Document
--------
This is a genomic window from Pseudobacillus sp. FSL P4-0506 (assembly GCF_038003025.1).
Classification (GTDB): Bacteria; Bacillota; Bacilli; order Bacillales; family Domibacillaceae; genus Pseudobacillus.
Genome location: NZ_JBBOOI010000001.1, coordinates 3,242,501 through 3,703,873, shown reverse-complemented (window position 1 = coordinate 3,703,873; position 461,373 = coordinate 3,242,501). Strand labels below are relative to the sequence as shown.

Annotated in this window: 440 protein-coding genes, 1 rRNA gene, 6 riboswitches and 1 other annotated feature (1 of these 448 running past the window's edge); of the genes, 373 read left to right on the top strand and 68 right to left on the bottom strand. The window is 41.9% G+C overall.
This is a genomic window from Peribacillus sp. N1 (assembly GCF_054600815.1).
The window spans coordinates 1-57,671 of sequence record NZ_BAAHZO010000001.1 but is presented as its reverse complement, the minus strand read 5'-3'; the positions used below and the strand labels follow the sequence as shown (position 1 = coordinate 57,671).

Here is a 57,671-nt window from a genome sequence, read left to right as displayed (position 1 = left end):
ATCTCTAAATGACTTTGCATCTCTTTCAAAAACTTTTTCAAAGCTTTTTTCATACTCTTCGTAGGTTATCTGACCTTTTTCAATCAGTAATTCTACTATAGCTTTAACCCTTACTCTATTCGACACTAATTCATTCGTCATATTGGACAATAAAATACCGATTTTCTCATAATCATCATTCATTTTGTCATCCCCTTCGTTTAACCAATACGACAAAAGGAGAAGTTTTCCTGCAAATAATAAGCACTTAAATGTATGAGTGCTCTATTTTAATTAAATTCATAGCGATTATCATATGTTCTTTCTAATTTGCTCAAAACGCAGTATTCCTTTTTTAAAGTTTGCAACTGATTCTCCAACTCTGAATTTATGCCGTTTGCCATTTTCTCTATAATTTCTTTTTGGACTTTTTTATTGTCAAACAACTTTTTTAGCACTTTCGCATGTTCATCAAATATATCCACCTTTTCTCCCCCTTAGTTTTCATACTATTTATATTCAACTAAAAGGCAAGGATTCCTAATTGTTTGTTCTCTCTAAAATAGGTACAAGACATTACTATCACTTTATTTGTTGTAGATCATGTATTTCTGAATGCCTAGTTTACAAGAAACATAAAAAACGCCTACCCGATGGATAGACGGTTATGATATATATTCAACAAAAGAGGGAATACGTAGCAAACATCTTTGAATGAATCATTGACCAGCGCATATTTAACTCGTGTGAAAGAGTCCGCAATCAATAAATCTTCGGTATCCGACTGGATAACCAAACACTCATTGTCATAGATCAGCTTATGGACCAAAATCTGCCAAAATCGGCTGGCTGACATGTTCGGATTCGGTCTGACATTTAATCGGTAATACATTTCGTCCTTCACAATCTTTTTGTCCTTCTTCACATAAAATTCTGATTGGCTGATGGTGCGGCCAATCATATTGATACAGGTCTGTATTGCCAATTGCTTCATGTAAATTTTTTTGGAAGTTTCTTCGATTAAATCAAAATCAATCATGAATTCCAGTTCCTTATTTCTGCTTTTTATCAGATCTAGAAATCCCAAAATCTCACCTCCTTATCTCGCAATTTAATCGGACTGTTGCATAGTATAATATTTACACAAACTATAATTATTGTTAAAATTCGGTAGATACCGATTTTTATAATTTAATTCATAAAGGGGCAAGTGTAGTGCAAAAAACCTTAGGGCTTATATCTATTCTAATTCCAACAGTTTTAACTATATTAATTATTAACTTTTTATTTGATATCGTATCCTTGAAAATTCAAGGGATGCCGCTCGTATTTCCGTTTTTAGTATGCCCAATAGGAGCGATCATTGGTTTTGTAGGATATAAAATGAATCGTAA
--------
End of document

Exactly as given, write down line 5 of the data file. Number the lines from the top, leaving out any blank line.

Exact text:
This is a genomic window from Peribacillus sp. N1 (assembly GCF_054600815.1).